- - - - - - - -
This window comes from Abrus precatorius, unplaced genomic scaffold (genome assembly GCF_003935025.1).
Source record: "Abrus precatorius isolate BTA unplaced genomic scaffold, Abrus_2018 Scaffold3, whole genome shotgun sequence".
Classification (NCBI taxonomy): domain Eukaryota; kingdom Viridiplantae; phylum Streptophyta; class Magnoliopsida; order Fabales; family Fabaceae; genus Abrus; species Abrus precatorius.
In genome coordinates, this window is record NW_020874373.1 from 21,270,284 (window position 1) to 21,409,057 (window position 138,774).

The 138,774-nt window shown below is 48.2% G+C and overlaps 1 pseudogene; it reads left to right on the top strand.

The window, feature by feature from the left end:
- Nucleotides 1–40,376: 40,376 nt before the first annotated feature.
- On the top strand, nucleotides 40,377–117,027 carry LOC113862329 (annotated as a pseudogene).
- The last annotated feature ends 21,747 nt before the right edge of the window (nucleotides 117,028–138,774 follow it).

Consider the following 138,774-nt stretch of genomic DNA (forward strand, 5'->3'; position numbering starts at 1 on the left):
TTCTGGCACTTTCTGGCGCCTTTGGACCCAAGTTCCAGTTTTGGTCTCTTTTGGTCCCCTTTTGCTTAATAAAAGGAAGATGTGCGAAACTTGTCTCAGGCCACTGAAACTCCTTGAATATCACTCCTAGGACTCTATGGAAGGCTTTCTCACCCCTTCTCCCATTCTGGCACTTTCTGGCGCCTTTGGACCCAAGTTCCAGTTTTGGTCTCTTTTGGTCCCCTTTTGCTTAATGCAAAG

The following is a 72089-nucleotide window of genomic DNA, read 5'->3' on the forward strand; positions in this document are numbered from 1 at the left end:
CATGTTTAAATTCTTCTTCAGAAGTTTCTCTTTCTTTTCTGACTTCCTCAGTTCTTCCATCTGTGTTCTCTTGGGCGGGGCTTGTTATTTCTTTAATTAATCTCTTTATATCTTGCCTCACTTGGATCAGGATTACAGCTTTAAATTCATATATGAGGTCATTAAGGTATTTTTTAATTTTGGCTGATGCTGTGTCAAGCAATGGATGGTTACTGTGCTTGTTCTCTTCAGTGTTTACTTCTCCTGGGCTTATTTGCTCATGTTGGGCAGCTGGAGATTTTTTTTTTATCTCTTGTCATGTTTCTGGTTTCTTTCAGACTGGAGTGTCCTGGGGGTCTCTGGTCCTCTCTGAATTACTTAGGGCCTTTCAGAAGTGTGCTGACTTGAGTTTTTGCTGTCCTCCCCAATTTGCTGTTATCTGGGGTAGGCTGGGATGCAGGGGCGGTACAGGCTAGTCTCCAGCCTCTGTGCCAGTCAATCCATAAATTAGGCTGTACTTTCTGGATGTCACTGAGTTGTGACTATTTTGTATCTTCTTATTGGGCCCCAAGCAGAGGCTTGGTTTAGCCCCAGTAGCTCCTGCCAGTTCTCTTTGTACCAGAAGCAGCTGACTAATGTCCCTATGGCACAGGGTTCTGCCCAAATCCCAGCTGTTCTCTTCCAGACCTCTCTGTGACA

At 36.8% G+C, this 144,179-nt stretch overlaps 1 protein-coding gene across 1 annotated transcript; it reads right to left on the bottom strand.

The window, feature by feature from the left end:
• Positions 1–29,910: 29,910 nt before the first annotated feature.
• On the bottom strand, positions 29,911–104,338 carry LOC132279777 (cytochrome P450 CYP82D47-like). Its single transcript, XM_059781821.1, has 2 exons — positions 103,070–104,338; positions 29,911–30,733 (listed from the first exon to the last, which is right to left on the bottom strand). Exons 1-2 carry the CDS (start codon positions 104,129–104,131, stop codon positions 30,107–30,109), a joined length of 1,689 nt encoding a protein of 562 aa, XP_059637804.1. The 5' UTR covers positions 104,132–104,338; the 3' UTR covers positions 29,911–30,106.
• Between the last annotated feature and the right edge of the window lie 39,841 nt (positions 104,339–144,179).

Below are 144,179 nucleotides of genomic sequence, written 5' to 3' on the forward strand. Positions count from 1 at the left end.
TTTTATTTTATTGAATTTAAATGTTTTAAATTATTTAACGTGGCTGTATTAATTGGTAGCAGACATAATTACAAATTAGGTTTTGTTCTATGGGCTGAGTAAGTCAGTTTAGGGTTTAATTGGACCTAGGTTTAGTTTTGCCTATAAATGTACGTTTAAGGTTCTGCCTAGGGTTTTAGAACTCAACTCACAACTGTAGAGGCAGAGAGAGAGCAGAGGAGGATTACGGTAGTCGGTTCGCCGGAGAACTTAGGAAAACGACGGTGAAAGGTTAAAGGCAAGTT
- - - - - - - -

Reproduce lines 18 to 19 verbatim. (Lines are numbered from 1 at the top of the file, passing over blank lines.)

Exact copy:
• Between the last annotated feature and the right edge of the window lie 39,841 nt (positions 104,339–144,179).

Below are 144,179 nucleotides of genomic sequence, written 5' to 3' on the forward strand. Positions count from 1 at the left end.